After encountering some health issues, my wife joined a Planet Fitness gym several years ago to help improve her condition.
And although I detest going to the gym with almost every fiber in my being, I was encouraged by her enthusiasm and soon joined her on different occasions.
The gym had an inviting and nonthreatening atmosphere I wasn’t used to in previous gym visits. There was a bunch of workout machines in a large warehouse and the fees ranged from $10 (for a basic membership) to $22/month (for an upgraded one that offered access to a massage table and (as my wife likes to call it) the “jiggle” machine.)
To top things off, if I accompanied my wife, I was allowed in for free as a guest.
The whole pricing structure has boggled my mind for years.
“How are they making money on $10/mo memberships when they have all this overhead?”
This past year, I saw that Planet Fitness stock has been gradually going up and up.
Granted, many stocks have been going up. But, all this just piqued my curiosity even more.
Eventually, I stumbled on a post by Ben Carlson of A Wealth of Common Sense. As another Planet Fitness customer, he also was wrestling with the growth of the gym, their membership prices and how he found them to be not very busy.
Then he came up with a hypothesis.
“(I think) one of the main reasons it’s never overly crowded is because people sign up for a membership, go a few times, but then stop coming.
Most people keep their membership because it’s not that expensive and in the back of their mind they assume they’ll go back at some point in the future.”
Ah. So, these gyms – like Planet Fitness – aren’t marketing to the gym rats or fitness fanatics. Their market is the couch potato.
The “Judgment Free Zone” message is to help Mr. Flabby feel better about working out there. I do (did).
In a Wall Street Journal article chronicling Planet Fitness, it stated:
And in another interesting article at the Washington Post entitled, “What your new gym doesn’t want you to know”, stated that more than half of gym members don’t ever show up. It cited a stat of how one gym had a capacity for 300 people but had sold 6,000 memberships. (Obviously not everyone shows up at once – but you’d think popular times would be very hectic?)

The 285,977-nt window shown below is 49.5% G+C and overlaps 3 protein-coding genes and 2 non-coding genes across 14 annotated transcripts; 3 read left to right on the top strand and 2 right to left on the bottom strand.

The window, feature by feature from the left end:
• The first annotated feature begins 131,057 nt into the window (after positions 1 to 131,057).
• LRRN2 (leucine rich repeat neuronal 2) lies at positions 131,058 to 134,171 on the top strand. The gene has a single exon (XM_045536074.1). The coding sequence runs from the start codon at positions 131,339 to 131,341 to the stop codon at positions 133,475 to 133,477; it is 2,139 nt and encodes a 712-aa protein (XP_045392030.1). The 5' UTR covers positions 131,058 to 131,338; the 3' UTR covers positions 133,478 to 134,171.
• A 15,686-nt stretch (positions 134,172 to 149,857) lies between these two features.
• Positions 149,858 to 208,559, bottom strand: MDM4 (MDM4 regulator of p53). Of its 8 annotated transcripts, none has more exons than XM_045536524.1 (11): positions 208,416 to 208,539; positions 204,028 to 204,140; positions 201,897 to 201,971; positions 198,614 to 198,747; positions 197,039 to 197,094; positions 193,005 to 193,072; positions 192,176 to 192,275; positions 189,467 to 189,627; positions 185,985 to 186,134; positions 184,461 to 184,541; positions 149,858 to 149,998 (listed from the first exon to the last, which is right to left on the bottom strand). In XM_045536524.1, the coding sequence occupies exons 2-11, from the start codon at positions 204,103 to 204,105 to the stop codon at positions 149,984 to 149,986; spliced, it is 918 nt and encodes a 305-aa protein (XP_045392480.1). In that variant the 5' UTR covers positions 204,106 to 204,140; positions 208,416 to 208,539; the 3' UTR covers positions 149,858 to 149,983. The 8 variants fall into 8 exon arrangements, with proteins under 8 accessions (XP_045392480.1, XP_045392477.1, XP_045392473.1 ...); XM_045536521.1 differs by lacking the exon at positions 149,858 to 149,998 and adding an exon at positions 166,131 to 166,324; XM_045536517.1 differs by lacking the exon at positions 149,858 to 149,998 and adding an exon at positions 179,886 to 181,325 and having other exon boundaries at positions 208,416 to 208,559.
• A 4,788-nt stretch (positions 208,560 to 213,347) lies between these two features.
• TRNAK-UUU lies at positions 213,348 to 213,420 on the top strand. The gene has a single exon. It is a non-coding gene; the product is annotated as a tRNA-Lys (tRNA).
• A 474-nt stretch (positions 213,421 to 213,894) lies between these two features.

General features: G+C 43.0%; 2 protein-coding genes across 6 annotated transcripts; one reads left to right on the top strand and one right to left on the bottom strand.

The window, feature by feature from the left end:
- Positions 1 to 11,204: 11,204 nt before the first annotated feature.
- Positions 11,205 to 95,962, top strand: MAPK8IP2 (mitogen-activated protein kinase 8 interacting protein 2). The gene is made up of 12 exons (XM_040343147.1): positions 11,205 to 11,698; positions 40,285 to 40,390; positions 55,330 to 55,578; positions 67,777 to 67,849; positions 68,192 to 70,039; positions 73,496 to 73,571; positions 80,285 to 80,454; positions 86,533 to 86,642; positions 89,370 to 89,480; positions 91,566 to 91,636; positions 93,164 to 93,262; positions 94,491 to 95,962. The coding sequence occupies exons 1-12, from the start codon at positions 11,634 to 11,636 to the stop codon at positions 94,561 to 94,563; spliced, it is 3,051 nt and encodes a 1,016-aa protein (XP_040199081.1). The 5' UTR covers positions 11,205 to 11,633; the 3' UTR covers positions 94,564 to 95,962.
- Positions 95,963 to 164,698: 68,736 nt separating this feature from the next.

“It might seem like kind of a weird business model – a business that succeeds when its customers don’t set foot in the door…But it’s also the way that health insurance works.”
So the couch potato who went to the gym for the first part of the year and then quit going – but didn’t cancel his membership – is subsidizing that lower-cost membership for those (more) frequent members.
All this got to thinking about our own situation and the gym membership we still have at Planet Fitness. And, I’m embarrassed to say it but we haven’t gone in quite some time due to various reasons. Now those infrequent visits have become quite costly.
Guess there is a name for this type of behavior. Projection bias.
In essence, people exaggerate how much their future tastes will resemble their current tastes.
“I’ll just keep this membership because I’ll start working out in the future,” we say to ourselves.
We also tend to shrug off “nominal”, recurring costs like this. Add to that, it’s not as easy as clicking on a cancel button on the website. Many of these gyms require an in-person visit to cancel the membership.
What are your thoughts?
For me, it’s an indication that I need to be more aware of my recurring expenses and what I subscribe to. Am I really going to use it – is it worth it?
How about you. Do you have any unused subscriptions costing you here and there?
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Opening a gym could potentially be a great business opportunity as American gyms alone enjoy a market size of just under $26 billion a year.
There is so much truth in this. In my case, I am a runner. My gym has tread mills and I use them in the winter. In the warmer months, I run in the gym’s parking lot. I never go inside unless I am unusually thirsty or need to use the facilities. Both are very rare, but the parking lot is just shy of a mile around and quite a good place to run. The thing is, I was injured from running and didn’t run for the better part of a year. The first few months were from the injury, and the rest was from the laziness birds that landed on my shoulders. My wife is even worse. Sigh.
That’s an interesting perspective. Yeah, I would think more might quit their memberships in the summer months / then rejoin in the winter. Of course many have the joiner fees which can be costly in themselves.